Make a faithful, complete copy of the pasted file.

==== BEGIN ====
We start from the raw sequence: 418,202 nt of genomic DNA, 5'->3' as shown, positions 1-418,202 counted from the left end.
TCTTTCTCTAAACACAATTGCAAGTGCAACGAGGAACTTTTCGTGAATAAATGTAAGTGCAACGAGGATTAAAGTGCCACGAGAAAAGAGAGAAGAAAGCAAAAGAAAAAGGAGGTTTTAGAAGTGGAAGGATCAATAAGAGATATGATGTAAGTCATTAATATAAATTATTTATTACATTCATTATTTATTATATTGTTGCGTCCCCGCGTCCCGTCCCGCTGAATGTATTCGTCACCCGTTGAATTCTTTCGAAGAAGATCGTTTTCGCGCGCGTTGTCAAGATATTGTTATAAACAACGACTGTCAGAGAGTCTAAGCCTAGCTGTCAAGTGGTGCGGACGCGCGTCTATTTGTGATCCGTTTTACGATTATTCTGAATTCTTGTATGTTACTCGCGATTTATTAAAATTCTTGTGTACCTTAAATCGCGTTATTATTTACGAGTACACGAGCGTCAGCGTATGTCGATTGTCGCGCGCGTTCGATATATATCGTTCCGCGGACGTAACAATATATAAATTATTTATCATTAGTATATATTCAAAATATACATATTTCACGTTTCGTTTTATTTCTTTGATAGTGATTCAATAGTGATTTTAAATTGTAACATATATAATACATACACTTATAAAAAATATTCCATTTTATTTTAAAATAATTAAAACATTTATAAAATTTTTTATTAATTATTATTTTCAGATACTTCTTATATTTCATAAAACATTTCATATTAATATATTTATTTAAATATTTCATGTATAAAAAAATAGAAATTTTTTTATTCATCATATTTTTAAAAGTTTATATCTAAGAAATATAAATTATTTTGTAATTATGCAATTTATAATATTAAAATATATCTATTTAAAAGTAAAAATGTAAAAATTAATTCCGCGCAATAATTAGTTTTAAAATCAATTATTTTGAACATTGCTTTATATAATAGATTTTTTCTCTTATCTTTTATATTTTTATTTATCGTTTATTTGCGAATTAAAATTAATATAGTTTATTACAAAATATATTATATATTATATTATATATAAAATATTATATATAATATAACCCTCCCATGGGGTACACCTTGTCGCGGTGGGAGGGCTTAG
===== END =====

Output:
We start from the raw sequence: 418,202 nt of genomic DNA, 5'->3' as shown, positions 1-418,202 counted from the left end.
TCTTTCTCTAAACACAATTGCAAGTGCAACGAGGAACTTTTCGTGAATAAATGTAAGTGCAACGAGGATTAAAGTGCCACGAGAAAAGAGAGAAGAAAGCAAAAGAAAAAGGAGGTTTTAGAAGTGGAAGGATCAATAAGAGATATGATGTAAGTCATTAATATAAATTATTTATTACATTCATTATTTATTATATTGTTGCGTCCCCGCGTCCCGTCCCGCTGAATGTATTCGTCACCCGTTGAATTCTTTCGAAGAAGATCGTTTTCGCGCGCGTTGTCAAGATATTGTTATAAACAACGACTGTCAGAGAGTCTAAGCCTAGCTGTCAAGTGGTGCGGACGCGCGTCTATTTGTGATCCGTTTTACGATTATTCTGAATTCTTGTATGTTACTCGCGATTTATTAAAATTCTTGTGTACCTTAAATCGCGTTATTATTTACGAGTACACGAGCGTCAGCGTATGTCGATTGTCGCGCGCGTTCGATATATATCGTTCCGCGGACGTAACAATATATAAATTATTTATCATTAGTATATATTCAAAATATACATATTTCACGTTTCGTTTTATTTCTTTGATAGTGATTCAATAGTGATTTTAAATTGTAACATATATAATACATACACTTATAAAAAATATTCCATTTTATTTTAAAATAATTAAAACATTTATAAAATTTTTTATTAATTATTATTTTCAGATACTTCTTATATTTCATAAAACATTTCATATTAATATATTTATTTAAATATTTCATGTATAAAAAAATAGAAATTTTTTTATTCATCATATTTTTAAAAGTTTATATCTAAGAAATATAAATTATTTTGTAATTATGCAATTTATAATATTAAAATATATCTATTTAAAAGTAAAAATGTAAAAATTAATTCCGCGCAATAATTAGTTTTAAAATCAATTATTTTGAACATTGCTTTATATAATAGATTTTTTCTCTTATCTTTTATATTTTTATTTATCGTTTATTTGCGAATTAAAATTAATATAGTTTATTACAAAATATATTATATATTATATTATATATAAAATATTATATATAATATAACCCTCCCATGGGGTACACCTTGTCGCGGTGGGAGGGCTTAG